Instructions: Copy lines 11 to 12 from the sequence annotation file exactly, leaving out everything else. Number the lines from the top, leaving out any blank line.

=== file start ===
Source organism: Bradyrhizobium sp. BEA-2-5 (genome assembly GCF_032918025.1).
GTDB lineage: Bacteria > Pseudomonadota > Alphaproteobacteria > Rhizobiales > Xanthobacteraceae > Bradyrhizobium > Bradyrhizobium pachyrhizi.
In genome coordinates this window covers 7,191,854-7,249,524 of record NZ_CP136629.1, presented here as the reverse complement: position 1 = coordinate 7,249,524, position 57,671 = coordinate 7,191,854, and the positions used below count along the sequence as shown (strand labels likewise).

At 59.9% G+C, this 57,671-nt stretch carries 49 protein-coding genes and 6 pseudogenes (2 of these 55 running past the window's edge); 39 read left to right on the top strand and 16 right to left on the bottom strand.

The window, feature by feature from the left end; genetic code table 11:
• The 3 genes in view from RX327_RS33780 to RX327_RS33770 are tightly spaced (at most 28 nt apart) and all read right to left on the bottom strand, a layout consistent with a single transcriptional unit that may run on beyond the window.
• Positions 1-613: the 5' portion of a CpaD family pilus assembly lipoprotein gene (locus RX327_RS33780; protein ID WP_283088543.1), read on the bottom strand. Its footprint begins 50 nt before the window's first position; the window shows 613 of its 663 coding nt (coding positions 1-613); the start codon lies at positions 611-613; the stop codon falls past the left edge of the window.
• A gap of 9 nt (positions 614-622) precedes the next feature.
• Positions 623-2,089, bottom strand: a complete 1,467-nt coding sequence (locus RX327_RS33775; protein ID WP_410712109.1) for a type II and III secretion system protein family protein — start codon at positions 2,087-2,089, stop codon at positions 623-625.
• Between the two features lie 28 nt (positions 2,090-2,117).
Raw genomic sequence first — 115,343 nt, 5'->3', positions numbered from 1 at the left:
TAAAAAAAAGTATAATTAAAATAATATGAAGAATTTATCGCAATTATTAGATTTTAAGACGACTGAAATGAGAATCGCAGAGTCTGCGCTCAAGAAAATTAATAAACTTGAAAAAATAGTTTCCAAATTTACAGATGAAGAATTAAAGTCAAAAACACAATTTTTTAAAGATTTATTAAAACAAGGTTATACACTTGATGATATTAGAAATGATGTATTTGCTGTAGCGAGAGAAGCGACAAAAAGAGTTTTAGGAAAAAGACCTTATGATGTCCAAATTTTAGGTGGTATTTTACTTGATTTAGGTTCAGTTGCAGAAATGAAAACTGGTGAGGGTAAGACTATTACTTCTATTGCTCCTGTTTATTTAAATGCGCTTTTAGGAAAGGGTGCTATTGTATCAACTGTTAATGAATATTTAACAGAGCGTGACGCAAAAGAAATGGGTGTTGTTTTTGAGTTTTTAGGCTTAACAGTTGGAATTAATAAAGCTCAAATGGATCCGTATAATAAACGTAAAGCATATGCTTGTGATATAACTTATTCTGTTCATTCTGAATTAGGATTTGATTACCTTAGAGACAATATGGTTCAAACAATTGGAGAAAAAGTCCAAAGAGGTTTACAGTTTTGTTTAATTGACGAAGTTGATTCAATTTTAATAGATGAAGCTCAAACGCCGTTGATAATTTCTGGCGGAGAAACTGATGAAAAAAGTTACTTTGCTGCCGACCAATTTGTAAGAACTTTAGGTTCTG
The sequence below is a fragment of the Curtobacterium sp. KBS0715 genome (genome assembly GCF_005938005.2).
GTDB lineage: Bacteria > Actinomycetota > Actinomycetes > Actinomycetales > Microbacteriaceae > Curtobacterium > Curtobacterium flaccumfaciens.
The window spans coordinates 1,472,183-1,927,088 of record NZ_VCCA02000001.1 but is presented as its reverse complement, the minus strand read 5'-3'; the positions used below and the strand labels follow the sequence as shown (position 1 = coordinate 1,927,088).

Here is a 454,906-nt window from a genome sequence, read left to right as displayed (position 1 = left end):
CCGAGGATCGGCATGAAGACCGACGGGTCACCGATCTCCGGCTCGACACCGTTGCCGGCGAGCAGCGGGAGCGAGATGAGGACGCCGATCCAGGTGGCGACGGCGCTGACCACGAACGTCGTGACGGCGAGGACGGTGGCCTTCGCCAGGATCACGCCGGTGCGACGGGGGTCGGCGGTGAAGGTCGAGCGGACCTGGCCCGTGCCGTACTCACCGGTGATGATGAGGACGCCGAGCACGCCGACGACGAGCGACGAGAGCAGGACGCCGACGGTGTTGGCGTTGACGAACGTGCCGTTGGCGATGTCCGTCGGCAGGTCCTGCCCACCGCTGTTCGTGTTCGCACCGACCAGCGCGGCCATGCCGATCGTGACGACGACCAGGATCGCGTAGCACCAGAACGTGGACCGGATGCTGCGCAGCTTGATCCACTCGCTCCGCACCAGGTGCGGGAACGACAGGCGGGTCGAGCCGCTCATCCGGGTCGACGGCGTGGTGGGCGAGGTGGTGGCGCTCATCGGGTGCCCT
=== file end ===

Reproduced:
Raw genomic sequence first — 115,343 nt, 5'->3', positions numbered from 1 at the left:
TAAAAAAAAGTATAATTAAAATAATATGAAGAATTTATCGCAATTATTAGATTTTAAGACGACTGAAATGAGAATCGCAGAGTCTGCGCTCAAGAAAATTAATAAACTTGAAAAAATAGTTTCCAAATTTACAGATGAAGAATTAAAGTCAAAAACACAATTTTTTAAAGATTTATTAAAACAAGGTTATACACTTGATGATATTAGAAATGATGTATTTGCTGTAGCGAGAGAAGCGACAAAAAGAGTTTTAGGAAAAAGACCTTATGATGTCCAAATTTTAGGTGGTATTTTACTTGATTTAGGTTCAGTTGCAGAAATGAAAACTGGTGAGGGTAAGACTATTACTTCTATTGCTCCTGTTTATTTAAATGCGCTTTTAGGAAAGGGTGCTATTGTATCAACTGTTAATGAATATTTAACAGAGCGTGACGCAAAAGAAATGGGTGTTGTTTTTGAGTTTTTAGGCTTAACAGTTGGAATTAATAAAGCTCAAATGGATCCGTATAATAAACGTAAAGCATATGCTTGTGATATAACTTATTCTGTTCATTCTGAATTAGGATTTGATTACCTTAGAGACAATATGGTTCAAACAATTGGAGAAAAAGTCCAAAGAGGTTTACAGTTTTGTTTAATTGACGAAGTTGATTCAATTTTAATAGATGAAGCTCAAACGCCGTTGATAATTTCTGGCGGAGAAACTGATGAAAAAAGTTACTTTGCTGCCGACCAATTTGTAAGAACTTTAGGTTCTG